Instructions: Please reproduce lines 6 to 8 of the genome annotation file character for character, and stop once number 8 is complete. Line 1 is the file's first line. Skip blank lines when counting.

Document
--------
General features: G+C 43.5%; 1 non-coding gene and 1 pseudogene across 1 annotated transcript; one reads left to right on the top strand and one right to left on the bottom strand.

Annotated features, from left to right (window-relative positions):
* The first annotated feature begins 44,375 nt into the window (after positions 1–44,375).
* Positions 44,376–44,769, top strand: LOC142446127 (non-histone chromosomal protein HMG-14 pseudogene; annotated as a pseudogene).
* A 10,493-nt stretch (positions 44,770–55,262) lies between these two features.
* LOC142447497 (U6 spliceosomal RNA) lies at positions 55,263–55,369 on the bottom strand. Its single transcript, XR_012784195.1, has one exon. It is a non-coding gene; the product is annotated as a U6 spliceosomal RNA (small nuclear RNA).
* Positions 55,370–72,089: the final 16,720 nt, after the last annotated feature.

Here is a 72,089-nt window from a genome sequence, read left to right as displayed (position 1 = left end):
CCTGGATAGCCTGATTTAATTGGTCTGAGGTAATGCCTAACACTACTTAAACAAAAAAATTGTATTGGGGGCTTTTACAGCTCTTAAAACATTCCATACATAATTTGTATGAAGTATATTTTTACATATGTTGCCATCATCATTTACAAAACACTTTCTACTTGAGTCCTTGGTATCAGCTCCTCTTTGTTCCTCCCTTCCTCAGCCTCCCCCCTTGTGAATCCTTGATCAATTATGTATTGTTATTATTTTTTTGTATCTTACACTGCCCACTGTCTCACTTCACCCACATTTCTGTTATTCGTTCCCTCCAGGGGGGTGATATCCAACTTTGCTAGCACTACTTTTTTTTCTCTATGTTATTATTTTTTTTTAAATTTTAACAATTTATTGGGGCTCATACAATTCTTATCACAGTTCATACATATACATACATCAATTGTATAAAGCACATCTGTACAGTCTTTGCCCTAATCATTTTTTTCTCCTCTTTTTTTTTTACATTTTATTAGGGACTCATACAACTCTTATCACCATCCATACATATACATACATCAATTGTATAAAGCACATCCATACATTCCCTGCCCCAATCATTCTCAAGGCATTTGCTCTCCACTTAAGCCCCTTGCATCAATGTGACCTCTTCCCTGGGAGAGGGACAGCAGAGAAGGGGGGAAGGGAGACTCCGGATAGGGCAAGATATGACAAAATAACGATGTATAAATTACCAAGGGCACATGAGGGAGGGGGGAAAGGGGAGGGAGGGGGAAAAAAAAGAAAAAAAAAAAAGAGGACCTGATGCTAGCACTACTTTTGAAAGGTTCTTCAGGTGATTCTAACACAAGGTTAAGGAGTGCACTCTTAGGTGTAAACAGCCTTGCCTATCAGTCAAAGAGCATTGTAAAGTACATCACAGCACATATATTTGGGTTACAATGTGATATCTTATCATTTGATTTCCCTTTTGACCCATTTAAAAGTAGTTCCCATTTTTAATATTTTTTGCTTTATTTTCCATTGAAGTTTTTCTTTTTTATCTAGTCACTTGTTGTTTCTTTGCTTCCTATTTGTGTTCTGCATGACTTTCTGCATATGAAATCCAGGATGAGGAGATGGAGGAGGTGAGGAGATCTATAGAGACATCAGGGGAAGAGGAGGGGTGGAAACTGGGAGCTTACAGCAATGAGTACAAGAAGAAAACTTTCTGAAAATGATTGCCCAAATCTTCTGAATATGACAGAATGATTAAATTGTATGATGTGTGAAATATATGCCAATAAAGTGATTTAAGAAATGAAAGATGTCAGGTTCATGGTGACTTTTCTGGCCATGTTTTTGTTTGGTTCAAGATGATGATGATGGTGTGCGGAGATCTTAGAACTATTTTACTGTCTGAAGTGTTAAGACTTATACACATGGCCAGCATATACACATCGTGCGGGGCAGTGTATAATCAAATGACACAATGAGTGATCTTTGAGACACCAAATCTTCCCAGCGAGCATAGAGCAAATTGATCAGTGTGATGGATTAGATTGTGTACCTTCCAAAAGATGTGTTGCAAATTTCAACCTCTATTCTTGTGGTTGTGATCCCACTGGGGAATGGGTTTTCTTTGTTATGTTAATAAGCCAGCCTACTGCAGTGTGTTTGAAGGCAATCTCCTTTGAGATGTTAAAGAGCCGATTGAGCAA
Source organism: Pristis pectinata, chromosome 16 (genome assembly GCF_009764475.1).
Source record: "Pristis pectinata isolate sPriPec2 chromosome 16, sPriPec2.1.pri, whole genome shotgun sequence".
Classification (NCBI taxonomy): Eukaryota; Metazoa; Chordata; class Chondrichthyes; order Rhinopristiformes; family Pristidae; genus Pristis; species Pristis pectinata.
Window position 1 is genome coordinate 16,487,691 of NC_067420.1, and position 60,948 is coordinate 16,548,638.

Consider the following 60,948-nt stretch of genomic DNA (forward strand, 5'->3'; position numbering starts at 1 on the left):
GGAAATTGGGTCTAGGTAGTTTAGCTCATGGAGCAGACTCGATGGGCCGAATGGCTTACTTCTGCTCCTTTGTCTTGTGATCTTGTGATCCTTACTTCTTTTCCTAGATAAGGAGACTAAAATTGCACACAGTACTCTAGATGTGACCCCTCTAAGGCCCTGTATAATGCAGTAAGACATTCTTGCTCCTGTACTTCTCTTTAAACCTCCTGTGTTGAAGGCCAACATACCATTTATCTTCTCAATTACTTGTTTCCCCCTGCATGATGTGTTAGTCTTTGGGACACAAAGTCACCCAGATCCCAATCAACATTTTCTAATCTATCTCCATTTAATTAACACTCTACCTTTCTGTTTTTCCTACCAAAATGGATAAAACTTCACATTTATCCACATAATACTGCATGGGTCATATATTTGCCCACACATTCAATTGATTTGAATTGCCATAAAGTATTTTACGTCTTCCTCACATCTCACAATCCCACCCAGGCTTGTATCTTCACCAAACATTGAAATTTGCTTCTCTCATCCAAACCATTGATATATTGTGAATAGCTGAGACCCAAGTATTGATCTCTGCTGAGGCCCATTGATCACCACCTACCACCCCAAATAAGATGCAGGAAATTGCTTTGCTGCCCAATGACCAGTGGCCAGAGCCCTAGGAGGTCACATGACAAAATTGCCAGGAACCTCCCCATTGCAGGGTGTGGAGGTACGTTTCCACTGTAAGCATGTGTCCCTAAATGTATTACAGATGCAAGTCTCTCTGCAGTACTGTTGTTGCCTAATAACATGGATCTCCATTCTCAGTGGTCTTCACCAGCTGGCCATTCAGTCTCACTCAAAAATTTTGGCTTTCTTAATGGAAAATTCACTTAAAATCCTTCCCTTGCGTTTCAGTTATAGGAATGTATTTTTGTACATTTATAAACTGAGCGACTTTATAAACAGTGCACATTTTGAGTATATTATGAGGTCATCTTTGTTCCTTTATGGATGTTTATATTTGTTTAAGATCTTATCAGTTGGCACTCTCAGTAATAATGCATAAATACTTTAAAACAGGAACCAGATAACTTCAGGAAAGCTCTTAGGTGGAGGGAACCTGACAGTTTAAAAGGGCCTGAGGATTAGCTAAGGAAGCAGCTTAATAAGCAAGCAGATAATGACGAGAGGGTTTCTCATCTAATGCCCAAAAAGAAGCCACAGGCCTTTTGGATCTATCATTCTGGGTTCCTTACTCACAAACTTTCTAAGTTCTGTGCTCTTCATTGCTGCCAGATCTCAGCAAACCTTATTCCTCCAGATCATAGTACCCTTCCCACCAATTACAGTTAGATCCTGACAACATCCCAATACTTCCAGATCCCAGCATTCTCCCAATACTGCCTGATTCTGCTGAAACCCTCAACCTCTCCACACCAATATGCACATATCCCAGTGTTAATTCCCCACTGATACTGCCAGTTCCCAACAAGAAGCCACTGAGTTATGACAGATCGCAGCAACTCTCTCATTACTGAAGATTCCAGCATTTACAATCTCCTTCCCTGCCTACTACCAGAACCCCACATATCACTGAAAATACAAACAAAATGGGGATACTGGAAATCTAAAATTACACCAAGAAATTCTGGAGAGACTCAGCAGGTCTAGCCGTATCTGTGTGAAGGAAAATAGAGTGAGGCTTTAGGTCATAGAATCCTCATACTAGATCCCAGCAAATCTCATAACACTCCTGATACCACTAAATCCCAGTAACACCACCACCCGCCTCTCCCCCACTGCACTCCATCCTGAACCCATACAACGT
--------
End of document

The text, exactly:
* LOC142447497 (U6 spliceosomal RNA) lies at positions 55,263–55,369 on the bottom strand. Its single transcript, XR_012784195.1, has one exon. It is a non-coding gene; the product is annotated as a U6 spliceosomal RNA (small nuclear RNA).
* Positions 55,370–72,089: the final 16,720 nt, after the last annotated feature.

Here is a 72,089-nt window from a genome sequence, read left to right as displayed (position 1 = left end):